What is an area where public-private partnerships could really help deliver climate action?
I have already mentioned infrastructure maintenance and effectively using what already exists. But when the time comes to build everything anew – via real estate or urban development – this is where public-private partnerships can really help accelerate our society into a desired future. We have been involved in the development and management of a low-carbon residential neighbourhood in Sendai City, Japan, with private, public, and academic partners. A key characteristic is the use of renewable energy as part of the energy mix, along with other high-tech features that ensure energy efficiency as well as energy continuity, as the neighbourhood has been developed for those displaced by the earthquake and tsunami in 2011. A lesson from that disaster was that power loss is not just an inconvenience but a life-threatening occurrence in a technologically reliant and ageing society like Japan.
This low-carbon community incorporates the latest technology, which would not have been possible from the cost point of view without strong public partner support, and national subsidies accessed through the public partner. The development, as well as the continued smooth operation and maintenance of the technology involved is also not possible without the private partners, who have taken on a community manager role. This is just one example, but we are hoping that this particular community, and the development and management via public, private, and academic collaboration would be the model and precursor of similar communities in Sendai, its surrounding areas, and all over Japan.
What would you like to see next?
The Sendai Framework for Disaster Risk Reduction 2015-2030, which is the global agenda adopted this March, emphasizes the importance of risk information, and recommends the communication of accurate and scientific information to the end user, as well as the use of map-based information.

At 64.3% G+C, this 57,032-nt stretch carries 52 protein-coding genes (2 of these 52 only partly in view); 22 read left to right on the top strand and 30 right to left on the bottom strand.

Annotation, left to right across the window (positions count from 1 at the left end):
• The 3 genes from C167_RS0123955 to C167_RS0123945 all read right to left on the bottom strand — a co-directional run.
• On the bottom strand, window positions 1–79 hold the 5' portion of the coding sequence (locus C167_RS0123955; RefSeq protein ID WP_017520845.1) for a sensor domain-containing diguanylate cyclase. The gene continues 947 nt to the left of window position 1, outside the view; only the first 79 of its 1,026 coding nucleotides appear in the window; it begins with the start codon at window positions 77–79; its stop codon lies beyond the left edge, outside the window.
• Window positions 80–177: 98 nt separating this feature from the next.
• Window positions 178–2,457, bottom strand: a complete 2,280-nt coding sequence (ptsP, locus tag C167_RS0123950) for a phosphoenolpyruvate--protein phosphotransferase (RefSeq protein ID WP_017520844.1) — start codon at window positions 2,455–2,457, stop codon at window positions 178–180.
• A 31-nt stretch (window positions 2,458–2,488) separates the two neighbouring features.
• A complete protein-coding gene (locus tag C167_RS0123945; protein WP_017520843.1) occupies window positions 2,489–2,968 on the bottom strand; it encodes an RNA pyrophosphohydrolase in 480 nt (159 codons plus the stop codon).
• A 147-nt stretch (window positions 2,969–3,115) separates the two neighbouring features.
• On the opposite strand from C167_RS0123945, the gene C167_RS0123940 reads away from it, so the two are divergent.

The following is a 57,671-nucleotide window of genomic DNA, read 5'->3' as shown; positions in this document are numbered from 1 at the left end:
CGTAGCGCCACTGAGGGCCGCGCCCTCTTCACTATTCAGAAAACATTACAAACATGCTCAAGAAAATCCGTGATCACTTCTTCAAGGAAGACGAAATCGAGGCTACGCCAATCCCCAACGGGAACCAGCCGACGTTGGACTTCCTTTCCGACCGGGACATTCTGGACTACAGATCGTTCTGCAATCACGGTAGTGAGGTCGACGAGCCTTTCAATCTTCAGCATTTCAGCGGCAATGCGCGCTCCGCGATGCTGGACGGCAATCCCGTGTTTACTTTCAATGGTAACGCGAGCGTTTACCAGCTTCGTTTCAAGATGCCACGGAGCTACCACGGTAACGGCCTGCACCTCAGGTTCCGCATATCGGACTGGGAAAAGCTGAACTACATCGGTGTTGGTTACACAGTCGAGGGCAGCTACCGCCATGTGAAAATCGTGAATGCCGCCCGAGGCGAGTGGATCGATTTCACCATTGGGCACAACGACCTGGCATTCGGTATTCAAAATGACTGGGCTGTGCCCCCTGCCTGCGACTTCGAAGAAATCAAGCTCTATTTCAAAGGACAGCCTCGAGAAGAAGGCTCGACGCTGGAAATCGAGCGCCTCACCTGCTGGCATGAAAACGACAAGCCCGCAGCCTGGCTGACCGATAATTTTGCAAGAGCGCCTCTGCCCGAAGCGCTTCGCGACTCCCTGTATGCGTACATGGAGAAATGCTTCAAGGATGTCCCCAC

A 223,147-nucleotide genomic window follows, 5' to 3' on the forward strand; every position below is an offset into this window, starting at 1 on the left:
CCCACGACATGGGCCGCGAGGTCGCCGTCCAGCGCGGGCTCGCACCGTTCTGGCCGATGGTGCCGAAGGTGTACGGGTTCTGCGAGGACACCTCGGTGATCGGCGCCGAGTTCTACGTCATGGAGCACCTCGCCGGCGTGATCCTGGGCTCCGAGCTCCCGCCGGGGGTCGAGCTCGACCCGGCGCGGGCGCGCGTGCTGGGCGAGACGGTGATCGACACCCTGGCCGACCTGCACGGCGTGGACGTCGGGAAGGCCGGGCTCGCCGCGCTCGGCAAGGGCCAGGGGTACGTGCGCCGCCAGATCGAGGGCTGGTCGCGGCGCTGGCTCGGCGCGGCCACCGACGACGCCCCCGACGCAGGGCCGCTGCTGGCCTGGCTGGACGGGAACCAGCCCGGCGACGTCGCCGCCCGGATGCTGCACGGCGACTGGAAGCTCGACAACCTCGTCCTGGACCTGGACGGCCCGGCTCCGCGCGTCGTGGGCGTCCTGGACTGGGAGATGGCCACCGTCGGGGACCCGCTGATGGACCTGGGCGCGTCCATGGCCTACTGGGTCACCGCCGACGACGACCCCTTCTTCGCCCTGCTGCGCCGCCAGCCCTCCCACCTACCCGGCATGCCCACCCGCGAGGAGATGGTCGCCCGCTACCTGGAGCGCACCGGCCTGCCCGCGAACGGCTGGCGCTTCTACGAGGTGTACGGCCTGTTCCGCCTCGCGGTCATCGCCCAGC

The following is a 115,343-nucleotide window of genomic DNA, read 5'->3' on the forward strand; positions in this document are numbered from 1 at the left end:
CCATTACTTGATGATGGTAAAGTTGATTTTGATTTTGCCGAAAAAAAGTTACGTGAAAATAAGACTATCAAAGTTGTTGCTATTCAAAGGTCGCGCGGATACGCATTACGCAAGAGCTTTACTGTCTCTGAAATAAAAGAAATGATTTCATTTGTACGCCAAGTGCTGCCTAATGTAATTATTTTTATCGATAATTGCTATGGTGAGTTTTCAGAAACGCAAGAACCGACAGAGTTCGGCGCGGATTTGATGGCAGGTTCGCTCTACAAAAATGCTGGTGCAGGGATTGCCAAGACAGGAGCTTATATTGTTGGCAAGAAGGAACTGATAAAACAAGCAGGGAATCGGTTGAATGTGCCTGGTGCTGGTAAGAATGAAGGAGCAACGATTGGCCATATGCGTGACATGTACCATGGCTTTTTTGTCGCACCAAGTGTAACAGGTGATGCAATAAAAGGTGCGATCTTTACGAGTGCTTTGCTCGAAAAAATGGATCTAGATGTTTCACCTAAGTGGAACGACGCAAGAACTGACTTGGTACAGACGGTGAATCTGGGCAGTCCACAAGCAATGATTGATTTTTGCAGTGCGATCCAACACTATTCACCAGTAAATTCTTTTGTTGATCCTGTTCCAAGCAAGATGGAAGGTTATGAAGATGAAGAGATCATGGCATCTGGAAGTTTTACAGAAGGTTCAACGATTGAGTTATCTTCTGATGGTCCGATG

In our industry, we know that there is a fundamentally different level of accuracy and scientific reliability – in terms of pin-point accuracy in location and scale, as well as the reliability of the source of real-time information – required for geospatial information conveyed to local and national agencies for their decision-making. The emphasis on risk information in the Sendai Framework is a great development from our industry point of view, but in that dialogue, I noted that many of the discussions centered on sharing and communication, or in other words, catering to, and reaching, the individual consumers of information.
We cannot forget that in many parts of the world, reliable data still needs to be built up, by survey and collection, before it can be shared. Innovation and investment need to support both specialized products as well as mass-market. Disaster risk reduction and resilience is really the practical portion of climate change adaptation as well as a foundation for sustainable development. Risk information is important for climate change as well, both to take short-term defensive action in terms of adaptation, and to take long-term offensive action to mitigate climate change. I hope to see more balance, in this regard, in the upcoming climate change conversation.
Author: Sandra Wu Wen-Hsiu, Chairperson and CEO, Kokusai Kogyo, Japan
Image: Solar panels are placed atop a mock house of Sekisui House, one of Japan’s largest home builders, in Yokohama, near Tokyo June 13, 2012. REUTERS/Toru Hanai